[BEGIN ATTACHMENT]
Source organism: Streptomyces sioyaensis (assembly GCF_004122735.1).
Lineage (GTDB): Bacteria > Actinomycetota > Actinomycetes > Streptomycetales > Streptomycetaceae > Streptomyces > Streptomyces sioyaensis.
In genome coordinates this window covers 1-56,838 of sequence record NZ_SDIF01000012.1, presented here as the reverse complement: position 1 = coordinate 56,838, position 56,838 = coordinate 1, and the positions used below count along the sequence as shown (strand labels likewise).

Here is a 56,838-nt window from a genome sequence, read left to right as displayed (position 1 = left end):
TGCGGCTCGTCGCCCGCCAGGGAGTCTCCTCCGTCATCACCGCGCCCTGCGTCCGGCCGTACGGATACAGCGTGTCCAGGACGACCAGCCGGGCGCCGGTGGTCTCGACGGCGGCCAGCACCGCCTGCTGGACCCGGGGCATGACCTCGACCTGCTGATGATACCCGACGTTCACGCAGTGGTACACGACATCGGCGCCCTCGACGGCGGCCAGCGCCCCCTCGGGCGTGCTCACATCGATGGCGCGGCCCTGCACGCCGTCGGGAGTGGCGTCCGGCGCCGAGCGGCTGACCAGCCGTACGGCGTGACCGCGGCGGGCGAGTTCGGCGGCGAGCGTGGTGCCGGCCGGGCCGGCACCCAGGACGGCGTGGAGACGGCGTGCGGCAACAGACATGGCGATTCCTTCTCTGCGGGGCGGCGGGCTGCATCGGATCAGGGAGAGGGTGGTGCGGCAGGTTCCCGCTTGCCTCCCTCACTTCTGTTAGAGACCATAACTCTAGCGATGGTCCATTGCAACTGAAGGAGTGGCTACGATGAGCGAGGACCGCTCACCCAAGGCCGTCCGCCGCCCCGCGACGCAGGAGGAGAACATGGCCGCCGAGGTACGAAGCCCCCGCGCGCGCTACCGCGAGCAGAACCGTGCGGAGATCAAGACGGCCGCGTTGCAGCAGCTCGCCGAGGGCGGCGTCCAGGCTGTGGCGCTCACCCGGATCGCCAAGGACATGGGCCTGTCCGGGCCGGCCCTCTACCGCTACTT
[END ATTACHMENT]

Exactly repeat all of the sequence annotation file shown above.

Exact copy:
Source organism: Streptomyces sioyaensis (assembly GCF_004122735.1).
Lineage (GTDB): Bacteria > Actinomycetota > Actinomycetes > Streptomycetales > Streptomycetaceae > Streptomyces > Streptomyces sioyaensis.
In genome coordinates this window covers 1-56,838 of sequence record NZ_SDIF01000012.1, presented here as the reverse complement: position 1 = coordinate 56,838, position 56,838 = coordinate 1, and the positions used below count along the sequence as shown (strand labels likewise).

Here is a 56,838-nt window from a genome sequence, read left to right as displayed (position 1 = left end):
TGCGGCTCGTCGCCCGCCAGGGAGTCTCCTCCGTCATCACCGCGCCCTGCGTCCGGCCGTACGGATACAGCGTGTCCAGGACGACCAGCCGGGCGCCGGTGGTCTCGACGGCGGCCAGCACCGCCTGCTGGACCCGGGGCATGACCTCGACCTGCTGATGATACCCGACGTTCACGCAGTGGTACACGACATCGGCGCCCTCGACGGCGGCCAGCGCCCCCTCGGGCGTGCTCACATCGATGGCGCGGCCCTGCACGCCGTCGGGAGTGGCGTCCGGCGCCGAGCGGCTGACCAGCCGTACGGCGTGACCGCGGCGGGCGAGTTCGGCGGCGAGCGTGGTGCCGGCCGGGCCGGCACCCAGGACGGCGTGGAGACGGCGTGCGGCAACAGACATGGCGATTCCTTCTCTGCGGGGCGGCGGGCTGCATCGGATCAGGGAGAGGGTGGTGCGGCAGGTTCCCGCTTGCCTCCCTCACTTCTGTTAGAGACCATAACTCTAGCGATGGTCCATTGCAACTGAAGGAGTGGCTACGATGAGCGAGGACCGCTCACCCAAGGCCGTCCGCCGCCCCGCGACGCAGGAGGAGAACATGGCCGCCGAGGTACGAAGCCCCCGCGCGCGCTACCGCGAGCAGAACCGTGCGGAGATCAAGACGGCCGCGTTGCAGCAGCTCGCCGAGGGCGGCGTCCAGGCTGTGGCGCTCACCCGGATCGCCAAGGACATGGGCCTGTCCGGGCCGGCCCTCTACCGCTACTT